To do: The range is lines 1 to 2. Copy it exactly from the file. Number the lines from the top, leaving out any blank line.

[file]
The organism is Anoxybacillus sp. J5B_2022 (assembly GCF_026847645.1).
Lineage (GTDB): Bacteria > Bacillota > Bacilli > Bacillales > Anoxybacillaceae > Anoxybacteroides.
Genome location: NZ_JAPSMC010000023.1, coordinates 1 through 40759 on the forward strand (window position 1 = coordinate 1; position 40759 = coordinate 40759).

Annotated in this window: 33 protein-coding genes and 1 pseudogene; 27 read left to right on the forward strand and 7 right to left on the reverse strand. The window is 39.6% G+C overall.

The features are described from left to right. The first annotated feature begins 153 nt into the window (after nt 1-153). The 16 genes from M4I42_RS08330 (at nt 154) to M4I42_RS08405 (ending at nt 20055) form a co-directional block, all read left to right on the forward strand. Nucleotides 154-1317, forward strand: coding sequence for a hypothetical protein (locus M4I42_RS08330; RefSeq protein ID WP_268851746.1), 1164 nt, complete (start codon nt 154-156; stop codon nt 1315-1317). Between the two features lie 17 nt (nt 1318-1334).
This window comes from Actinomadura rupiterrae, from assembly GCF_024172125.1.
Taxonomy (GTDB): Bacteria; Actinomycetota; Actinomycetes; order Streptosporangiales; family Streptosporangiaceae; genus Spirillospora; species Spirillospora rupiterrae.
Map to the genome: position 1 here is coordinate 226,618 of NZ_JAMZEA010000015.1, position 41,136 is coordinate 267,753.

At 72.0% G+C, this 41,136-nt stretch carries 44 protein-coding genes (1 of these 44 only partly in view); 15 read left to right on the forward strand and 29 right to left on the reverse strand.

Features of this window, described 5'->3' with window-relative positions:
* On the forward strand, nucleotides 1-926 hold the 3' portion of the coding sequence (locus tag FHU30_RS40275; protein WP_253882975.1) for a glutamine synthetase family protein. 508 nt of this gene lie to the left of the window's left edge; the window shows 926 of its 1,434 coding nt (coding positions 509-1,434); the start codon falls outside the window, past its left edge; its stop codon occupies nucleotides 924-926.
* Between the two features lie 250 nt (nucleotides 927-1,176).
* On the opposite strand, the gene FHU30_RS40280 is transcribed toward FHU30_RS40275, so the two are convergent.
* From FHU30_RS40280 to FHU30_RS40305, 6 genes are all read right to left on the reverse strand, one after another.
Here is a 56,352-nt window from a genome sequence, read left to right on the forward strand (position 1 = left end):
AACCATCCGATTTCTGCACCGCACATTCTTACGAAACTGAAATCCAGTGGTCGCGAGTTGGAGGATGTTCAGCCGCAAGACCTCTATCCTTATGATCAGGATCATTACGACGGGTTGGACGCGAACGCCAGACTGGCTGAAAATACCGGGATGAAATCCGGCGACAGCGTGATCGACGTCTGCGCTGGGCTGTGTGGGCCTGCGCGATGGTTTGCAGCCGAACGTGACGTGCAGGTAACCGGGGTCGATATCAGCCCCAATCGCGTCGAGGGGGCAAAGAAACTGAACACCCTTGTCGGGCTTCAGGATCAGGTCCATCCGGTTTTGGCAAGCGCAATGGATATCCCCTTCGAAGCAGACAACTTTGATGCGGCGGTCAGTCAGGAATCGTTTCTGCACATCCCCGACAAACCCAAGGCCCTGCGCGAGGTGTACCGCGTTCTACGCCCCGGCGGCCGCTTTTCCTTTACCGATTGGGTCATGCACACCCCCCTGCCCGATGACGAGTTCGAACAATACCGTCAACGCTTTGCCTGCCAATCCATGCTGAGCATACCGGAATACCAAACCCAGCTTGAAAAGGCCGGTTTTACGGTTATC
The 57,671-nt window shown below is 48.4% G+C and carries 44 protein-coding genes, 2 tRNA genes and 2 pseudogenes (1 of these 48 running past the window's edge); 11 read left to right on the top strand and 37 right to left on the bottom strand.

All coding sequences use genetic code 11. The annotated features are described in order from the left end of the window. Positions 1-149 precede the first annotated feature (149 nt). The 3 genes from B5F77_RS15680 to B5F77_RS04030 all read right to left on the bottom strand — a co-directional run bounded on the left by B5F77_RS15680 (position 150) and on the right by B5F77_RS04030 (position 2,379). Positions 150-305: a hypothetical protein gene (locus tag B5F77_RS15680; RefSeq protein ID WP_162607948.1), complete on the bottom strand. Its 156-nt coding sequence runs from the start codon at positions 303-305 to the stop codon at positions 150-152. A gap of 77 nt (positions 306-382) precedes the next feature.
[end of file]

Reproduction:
The organism is Anoxybacillus sp. J5B_2022 (assembly GCF_026847645.1).
Lineage (GTDB): Bacteria > Bacillota > Bacilli > Bacillales > Anoxybacillaceae > Anoxybacteroides.